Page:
Even, the much-vaunted media report on calls by the Young Executive Forum of the ruling New Patriotic Party (NPP) on Anane to resign fell flat on its face last Friday, April 29, 2005, when the group issued a disclaimer in which they alleged that “at no time in any of our meetings had we discussed the issue or statements attributed to us…”
Riding high on the various vindications of his boss, Mr Ken Anku, Public Relations Officer of the Ministry of Road Transport, yesterday admitted that as human as his boss was, he has his failings.
But if you want to bury him, bury him with facts, not fiction, he suggested on various radio stations across the national capital.
In his view, the complaints by Ghana Airways staff that Anane had caused the non-payment of their salary since the beginning of this year was itself also misplaced. The schedule for supervision of the aviation industry was no more with the Ministry, he said, pointing out that that schedule is now part of the responsibility of the Presidency/Chief of Staff.
Meantime, a letter dated July 21, 2004 from Ghana Airways Board Chairman, Dr E. R. K. Dwemoh (see copy on front page) to Anane noted that the co-operation deal between Ghana Airways and Ethiopian Airlines, which the Minister was alleged to have truncated, was meant to be a temporal measure aimed at averting the collapse of Ghana Airways while Government shopped for a strategic partner.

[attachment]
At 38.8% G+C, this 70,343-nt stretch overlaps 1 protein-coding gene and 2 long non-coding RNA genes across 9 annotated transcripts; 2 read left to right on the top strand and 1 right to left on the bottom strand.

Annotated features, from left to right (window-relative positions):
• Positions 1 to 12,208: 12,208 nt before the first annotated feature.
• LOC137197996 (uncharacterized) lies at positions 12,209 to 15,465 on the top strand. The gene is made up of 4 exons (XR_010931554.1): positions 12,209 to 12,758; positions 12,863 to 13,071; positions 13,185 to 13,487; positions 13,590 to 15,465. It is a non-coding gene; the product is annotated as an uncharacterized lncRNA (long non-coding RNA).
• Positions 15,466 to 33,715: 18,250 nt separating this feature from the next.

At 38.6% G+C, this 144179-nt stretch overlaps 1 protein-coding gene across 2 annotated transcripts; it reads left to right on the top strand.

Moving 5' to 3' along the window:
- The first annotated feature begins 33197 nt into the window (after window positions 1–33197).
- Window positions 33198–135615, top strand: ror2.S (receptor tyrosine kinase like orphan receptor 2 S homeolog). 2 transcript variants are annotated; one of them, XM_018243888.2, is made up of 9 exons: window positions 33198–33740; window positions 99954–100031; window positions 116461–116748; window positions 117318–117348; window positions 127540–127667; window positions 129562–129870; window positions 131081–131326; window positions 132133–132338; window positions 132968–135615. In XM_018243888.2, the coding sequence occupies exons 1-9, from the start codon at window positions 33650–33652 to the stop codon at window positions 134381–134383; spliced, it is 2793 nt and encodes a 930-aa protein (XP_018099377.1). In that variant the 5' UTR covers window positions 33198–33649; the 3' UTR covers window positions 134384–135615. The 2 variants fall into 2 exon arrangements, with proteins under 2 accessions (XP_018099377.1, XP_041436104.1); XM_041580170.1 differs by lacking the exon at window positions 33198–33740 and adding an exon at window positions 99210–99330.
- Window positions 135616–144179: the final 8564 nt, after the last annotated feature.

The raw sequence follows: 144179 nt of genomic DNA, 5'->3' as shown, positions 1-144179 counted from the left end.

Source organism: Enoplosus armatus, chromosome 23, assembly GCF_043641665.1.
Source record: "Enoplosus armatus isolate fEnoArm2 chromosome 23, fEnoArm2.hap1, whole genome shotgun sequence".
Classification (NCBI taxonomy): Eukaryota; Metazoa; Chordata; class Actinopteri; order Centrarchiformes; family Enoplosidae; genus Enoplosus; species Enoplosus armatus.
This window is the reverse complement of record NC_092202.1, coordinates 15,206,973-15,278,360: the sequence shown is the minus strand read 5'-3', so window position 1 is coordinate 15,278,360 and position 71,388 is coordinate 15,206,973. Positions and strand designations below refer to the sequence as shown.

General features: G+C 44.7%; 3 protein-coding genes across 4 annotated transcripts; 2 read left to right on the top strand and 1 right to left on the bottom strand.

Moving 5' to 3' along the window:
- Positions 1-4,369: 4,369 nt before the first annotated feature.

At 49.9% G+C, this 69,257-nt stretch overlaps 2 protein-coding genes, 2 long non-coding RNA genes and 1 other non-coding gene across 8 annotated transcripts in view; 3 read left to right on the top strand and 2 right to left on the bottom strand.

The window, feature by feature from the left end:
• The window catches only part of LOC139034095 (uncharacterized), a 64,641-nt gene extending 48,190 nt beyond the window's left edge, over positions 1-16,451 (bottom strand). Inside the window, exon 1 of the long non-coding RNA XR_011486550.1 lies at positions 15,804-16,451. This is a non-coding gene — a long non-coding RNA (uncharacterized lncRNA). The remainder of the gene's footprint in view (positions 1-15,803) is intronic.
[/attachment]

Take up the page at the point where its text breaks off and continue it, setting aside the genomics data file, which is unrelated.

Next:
“GH is pursuing avenues that will enhance operations and forestall the collapse of the airline while we await the Strategic Partner,” the letter noted in its very first paragraph.
The letter also noted that the negotiation with Ethiopian Airlines was “to enhance code-share arrangements on the regional and North American routes.”
Subsequent details of the arrangement between Ethiopian Airlines and Ghana Airways reached on 15th – 17th July 2004 in Addis Ababa, the Ethiopian capital spelt out the areas of cooperation.
Among the key issues thrashed out was the provision of one B737-200 wet aircraft on a wet lease basis to Ghana Airways by August 9, 2004 for the winter season. Another aircraft was expected to be provided to Ghana Airways till October 2004, as part of that code-share agreement.
“…In order to alleviate GH's problem in the short term, ET agreed to provide GH with one B737-200 (AJB) on wet lease basis by August 9, 2004 for its regional routes until such time ET restructures its routes and is able to take out new B737-700 for use by GH in the coming 2004/2005-winter season. Moreover, ET agreed to assist GH in leasing one B767-200 and one B737-300 for interim use on wet lease basis from the market until October 2004 (until GH acquires aircraft on long term). ET has also agreed to train cabin crew for GH at mutually agreeable rates.”
The so-called agreement for Ethiopian Airlines to bail out Ghana Airways was expected to last for a year, this paper learnt.
But before the agreement could take off, Ghana Airways management expedited action on the grounding of the airline and flew their aircraft to the US against advice and caution by the US Federal Aviation Authority, leading to a pull-out by Ethiopian Airlines.